Andrea R Huelsenbeck is a wife, a mother of five and a former elementary general music teacher. A freelance writer in the 1990s, her nonfiction articles and book reviews appeared in Raising Arizona Kids, Christian Library Journal, and other publications. She is currently working on a young adult mystical fantasy novel and a mystery.
In the 4th century B.C., there existed a Kingdom of Dardania in southeastern Europe. In the 1st century B.C., it was annexed by the Roman Empire, and then by the Byzantine Empire. For centuries thereafter, Bulgaria struggled with the Byzantines for its control. By the 13th century A.D., it was part of Serbia. Then the Ottoman Empire took over.
When the Ottomans were defeated in the Balkan Wars, Kosovo (as the Dardanian kingdom came to be called) was ceded to Serbia and Montenegro. Both those countries joined Yugoslavia after World War I.
During the latter part of the 20th century, conflicts arose between Kosovo’s Albanian and Serbian populations, resulting in war in 1998-1999. Kosovo declared its independence in 2008. It is surrounded by Serbia to the north and east, northern Macedonia to the southeast, Albania to the southwest, and Montenegro to the west. Its area is 4,203 square miles, with a population of approximately 1,800,000.
Because of its Balkan location, Kosovo shares aspects of its culture with its surrounding nations, including its folk dances.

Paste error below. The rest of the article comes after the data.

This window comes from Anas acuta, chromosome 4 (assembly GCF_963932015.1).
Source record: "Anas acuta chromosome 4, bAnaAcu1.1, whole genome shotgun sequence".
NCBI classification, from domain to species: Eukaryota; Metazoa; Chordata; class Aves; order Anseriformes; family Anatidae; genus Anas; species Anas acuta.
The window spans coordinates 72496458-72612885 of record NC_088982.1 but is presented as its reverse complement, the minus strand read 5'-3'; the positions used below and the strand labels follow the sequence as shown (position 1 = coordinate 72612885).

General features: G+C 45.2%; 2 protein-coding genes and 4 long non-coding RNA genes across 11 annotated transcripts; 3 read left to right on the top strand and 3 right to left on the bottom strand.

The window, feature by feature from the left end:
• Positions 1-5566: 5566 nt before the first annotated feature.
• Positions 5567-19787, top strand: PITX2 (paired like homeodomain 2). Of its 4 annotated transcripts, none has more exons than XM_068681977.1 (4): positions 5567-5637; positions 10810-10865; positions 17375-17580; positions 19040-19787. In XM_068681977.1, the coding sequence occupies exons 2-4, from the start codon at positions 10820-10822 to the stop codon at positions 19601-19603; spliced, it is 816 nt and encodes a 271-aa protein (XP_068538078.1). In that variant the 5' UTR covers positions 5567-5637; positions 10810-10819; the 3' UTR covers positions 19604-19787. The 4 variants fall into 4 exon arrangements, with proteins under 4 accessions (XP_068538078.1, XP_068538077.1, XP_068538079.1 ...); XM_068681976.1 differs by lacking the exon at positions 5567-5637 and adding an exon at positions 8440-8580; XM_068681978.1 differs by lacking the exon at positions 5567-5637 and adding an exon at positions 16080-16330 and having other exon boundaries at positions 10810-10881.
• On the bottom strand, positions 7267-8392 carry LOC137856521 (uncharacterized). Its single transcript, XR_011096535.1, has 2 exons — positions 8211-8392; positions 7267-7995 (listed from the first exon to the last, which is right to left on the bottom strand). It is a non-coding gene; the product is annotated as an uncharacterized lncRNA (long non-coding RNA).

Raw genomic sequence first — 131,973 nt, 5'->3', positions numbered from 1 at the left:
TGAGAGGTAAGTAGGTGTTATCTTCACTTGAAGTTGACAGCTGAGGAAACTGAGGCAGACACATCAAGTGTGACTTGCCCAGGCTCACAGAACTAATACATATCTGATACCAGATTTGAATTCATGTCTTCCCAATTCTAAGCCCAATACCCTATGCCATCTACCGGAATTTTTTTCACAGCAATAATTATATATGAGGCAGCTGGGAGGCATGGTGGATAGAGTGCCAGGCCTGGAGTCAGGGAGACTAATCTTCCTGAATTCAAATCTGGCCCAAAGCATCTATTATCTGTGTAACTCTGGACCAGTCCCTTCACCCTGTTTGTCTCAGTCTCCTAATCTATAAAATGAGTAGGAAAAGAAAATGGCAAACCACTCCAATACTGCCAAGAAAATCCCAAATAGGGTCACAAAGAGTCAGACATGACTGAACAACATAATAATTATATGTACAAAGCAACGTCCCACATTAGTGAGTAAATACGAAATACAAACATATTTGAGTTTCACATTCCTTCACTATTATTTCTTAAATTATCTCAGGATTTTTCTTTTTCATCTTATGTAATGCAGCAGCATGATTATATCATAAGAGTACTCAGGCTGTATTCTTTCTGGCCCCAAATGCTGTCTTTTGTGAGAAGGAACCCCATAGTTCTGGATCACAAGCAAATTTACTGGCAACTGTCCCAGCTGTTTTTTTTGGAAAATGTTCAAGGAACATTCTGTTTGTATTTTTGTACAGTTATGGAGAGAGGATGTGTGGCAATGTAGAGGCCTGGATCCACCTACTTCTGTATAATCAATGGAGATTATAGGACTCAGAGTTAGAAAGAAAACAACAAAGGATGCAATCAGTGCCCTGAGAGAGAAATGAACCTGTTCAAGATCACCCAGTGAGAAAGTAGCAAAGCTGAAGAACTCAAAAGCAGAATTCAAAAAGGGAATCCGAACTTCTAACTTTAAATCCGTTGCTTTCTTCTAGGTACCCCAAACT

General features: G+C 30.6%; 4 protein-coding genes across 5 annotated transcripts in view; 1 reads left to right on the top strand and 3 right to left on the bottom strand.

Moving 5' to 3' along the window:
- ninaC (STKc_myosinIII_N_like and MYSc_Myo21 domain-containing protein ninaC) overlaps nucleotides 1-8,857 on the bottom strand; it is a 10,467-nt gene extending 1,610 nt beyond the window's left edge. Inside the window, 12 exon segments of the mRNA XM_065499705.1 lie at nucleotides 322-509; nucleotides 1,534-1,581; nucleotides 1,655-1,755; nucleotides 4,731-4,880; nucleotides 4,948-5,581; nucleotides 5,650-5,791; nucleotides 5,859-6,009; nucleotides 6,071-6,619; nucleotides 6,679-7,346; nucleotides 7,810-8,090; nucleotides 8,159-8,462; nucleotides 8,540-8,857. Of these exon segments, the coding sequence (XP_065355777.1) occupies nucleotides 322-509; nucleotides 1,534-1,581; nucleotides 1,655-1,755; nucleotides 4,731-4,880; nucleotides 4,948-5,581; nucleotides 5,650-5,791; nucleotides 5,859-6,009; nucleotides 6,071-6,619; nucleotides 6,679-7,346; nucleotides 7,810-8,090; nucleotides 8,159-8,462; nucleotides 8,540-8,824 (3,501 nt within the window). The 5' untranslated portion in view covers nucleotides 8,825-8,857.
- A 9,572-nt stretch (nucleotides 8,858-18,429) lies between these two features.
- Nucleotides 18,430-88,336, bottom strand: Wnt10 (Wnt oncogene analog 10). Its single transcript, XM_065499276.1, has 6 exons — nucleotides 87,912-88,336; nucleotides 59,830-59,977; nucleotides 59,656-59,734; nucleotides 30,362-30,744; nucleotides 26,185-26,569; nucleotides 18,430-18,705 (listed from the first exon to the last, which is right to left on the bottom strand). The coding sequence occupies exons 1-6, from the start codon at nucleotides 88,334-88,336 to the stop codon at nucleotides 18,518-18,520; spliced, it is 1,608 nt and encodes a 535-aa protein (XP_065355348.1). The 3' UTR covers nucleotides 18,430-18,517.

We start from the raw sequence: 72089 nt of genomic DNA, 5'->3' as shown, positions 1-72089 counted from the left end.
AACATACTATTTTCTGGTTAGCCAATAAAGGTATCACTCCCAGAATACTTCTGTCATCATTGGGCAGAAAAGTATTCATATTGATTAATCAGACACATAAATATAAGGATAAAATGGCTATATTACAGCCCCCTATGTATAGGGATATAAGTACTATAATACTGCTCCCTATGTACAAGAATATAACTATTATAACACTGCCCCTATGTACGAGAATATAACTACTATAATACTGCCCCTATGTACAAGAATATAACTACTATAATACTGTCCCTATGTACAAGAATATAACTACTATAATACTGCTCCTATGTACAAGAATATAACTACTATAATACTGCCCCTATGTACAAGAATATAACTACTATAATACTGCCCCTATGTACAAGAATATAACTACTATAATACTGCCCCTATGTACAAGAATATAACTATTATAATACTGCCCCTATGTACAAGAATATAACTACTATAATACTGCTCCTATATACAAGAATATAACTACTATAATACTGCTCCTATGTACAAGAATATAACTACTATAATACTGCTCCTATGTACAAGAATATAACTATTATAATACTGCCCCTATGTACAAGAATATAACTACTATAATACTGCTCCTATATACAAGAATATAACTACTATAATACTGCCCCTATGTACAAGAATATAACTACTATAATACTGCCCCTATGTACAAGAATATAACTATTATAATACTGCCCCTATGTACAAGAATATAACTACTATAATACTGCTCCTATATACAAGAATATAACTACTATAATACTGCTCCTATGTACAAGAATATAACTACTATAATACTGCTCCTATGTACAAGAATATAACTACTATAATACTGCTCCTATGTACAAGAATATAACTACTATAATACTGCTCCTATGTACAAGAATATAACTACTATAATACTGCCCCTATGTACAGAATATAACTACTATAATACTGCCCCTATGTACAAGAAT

Ajšino Oro is one that we dance at Phoenix International Folk Dancers:
Aškali Gajda is danced with a shoulder hold. The leader twirls a red cloth:
Kalač is an interesting dance in multiple meters. It starts out with men and women in segregated circles which eventually merge:
Karafili is similar to a Greek Syrtos:
Ženska Šiptarska Igra was originally a women’s dance:
Vallja E Gjilanit reminds me of Aškali Gajda but with leg lifts. It appears to be a men’s dance. Many Kosovan dances are similar to this one:
Shota and Rugova:
There are bits of five dances in this video, and I don’t know their names. Comments on YouTube said a dance was Albanian, and the costumes Macedonian, but since they are bordering countries, it’s not surprising there would be some crossover. My guess is that this was filmed at a Kosovan festival. You’ll want to be sure to watch to the end–there’s an exciting sword dance:
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